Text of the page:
4 Biases You Need To Know To Navigate Online Advice

Jun 30, 2020
 Photo by Marvin Meyer on Unsplash


If you’re like me, then you read lots of articles all claiming to be able to fix your problems. It gets confusing and it’s hard to know what to trust. Not all advice was created equal so you need to be critical in what you take on.

I’m imperfect just like every other well-meaning writer. There may be some scam artists out there but most self-help writers truly think they are helping. These imperfections come through in the cognitive biases we display. Life, if you haven’t realized, is incredibly complex so our minds create shortcuts to stay sane. These can distort our perception of reality.

These are four biases I prevent when I write, and I am careful of when I read. Be aware of the biases and you will be harder to mislead.


Survivor Bias

Follow this weight loss program and lose 100lbs like Kevin!

What you don’t see is the hundreds of other people who started the weight loss program and didn’t finish it. We don’t see any ‘after’ photos for all the people who quit.

This is survivor bias and it’s rampant in online advice. We overwhelmingly only see the success stories, not all the failures. It makes sense, doesn’t it? People will be happy to write about something they think worked for them as it serves their ego. Yet fewer people will be willing to talk about their failures as it requires vulnerability.

Even those who do share their failures are less likely to be successful in spreading their message. The survivors can build upon their previous wins to get your eyeballs on their words. We are on the deck of the ship and notice the ice above water, not the massive amount drowning in the sea.

Let’s say we see several stories by people who’ve made money trading currencies. We are going to think we should start! Look at all those successes. But all the people who lose money are embarrassed and keep it to themselves. When you read advice, be careful to try to frame it by seeking out the stories of the losers. Look for the critical reviews and make up your mind.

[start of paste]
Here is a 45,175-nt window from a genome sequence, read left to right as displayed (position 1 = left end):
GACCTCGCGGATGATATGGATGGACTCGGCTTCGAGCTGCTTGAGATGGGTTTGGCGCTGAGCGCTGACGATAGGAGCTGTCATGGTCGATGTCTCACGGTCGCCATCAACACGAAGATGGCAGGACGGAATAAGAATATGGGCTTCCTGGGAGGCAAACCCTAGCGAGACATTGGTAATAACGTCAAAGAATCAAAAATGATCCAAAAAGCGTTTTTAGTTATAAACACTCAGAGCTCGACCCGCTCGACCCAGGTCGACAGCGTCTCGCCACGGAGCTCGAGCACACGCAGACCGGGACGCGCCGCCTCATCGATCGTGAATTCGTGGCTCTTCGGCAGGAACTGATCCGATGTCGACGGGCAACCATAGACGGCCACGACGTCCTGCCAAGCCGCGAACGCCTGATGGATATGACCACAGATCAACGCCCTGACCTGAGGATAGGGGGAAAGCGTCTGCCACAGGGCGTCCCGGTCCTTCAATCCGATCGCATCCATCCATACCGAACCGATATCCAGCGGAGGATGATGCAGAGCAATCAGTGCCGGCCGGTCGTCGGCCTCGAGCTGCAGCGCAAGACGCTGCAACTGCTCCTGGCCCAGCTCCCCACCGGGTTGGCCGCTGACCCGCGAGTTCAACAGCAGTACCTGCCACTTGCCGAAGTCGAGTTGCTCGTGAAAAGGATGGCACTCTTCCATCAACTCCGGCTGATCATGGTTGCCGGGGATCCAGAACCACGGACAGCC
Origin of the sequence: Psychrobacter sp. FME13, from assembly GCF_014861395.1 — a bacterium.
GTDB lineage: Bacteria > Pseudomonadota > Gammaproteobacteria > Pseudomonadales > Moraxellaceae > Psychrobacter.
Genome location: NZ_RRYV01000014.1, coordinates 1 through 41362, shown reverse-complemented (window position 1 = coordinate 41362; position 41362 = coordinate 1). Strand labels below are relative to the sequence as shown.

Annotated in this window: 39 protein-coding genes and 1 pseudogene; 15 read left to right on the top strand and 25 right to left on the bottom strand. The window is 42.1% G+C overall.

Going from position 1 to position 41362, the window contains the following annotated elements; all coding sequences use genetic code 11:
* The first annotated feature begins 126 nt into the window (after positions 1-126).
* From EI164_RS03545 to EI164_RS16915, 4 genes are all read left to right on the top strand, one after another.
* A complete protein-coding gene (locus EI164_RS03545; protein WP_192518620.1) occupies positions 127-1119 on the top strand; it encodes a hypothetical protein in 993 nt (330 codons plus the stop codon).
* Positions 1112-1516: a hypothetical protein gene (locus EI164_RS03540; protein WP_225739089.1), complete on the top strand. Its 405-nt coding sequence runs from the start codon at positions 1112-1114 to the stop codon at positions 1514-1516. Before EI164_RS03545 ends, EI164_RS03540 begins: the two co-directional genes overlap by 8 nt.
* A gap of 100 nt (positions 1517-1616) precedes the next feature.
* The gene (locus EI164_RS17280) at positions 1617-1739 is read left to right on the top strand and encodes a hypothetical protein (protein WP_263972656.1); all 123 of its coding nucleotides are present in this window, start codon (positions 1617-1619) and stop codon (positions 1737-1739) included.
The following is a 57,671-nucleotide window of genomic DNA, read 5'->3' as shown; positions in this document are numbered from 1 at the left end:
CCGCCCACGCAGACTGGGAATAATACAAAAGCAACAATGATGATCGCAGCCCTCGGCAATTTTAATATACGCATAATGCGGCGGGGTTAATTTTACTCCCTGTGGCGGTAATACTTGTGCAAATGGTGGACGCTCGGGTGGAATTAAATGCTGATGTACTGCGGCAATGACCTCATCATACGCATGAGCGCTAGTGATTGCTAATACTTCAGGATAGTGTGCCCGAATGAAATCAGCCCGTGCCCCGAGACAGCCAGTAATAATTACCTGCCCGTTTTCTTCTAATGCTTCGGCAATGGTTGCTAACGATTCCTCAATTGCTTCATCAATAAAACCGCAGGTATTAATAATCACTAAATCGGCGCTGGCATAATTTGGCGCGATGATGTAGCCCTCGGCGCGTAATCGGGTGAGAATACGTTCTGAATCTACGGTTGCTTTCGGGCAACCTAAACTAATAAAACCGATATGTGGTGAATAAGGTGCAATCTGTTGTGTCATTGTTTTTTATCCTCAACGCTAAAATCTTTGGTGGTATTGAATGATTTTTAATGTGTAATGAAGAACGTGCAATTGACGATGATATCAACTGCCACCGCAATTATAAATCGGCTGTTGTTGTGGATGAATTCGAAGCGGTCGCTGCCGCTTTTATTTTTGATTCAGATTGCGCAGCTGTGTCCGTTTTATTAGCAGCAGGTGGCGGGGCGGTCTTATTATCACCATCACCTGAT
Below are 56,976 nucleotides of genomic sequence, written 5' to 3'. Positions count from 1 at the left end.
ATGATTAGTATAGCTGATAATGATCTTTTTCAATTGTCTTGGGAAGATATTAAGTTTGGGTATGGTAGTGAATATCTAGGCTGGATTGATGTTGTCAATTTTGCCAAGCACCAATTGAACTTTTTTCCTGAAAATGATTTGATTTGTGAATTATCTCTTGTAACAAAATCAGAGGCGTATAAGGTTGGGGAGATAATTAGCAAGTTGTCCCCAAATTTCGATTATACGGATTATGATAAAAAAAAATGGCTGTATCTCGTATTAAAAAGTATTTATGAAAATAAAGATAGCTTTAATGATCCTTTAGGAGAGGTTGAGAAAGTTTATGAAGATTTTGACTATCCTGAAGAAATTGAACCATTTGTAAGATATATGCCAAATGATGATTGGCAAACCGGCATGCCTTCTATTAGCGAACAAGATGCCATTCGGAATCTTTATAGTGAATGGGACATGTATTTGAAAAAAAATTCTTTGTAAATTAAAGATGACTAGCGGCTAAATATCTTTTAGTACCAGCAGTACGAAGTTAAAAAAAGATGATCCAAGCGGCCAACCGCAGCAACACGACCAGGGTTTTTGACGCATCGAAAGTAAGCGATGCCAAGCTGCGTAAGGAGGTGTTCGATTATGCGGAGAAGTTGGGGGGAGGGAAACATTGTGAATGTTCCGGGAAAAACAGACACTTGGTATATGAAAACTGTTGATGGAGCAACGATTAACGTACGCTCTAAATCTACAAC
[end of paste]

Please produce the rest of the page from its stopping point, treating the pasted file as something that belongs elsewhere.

Illusory Superiority

This is a fancy way of saying the writer thinks they are better than others but they aren’t. It manifests in stories such as “how to become rich!” when they are earning well below average. This isn’t consciously tricking readers, they genuinely believe their story is exceptional.

Self-confidence isn’t a bad thing in itself. We need it to function yet it’s hard to not overcompensate. Insecure people can delude themselves into thinking they are good to not have to deal with their weaknesses. To give advice online you need to have some level of belief in yourself. The problem is when this is delusional.

A study on MBA students at Stanford Unversity demonstrates this effect perfectly. 87% of students rated their academic prowess as above the median. It’s impossible for this to be true. Other studies have shown those at the bottom consistently overrate themselves.

There are four stages of competence cited in psychology:

  1. Unconscious incompetence — Someone is unskilled and doesn’t even know it
  2. Conscious incompetence — Someone is unskilled but is aware
  3. Conscious competence — Someone is skilled but needs to focus
  4. Unconscious competence — Someone is skilled but doesn’t even think about it

Those who fall into the first group suffer from illusory superiority. The rest can offer you value but those who are bad and don’t even know it can’t help you. Yet they may be the first to try to offer words of wisdom. When you read an author, try to place them on this scale, see if they have any evidence for their claims.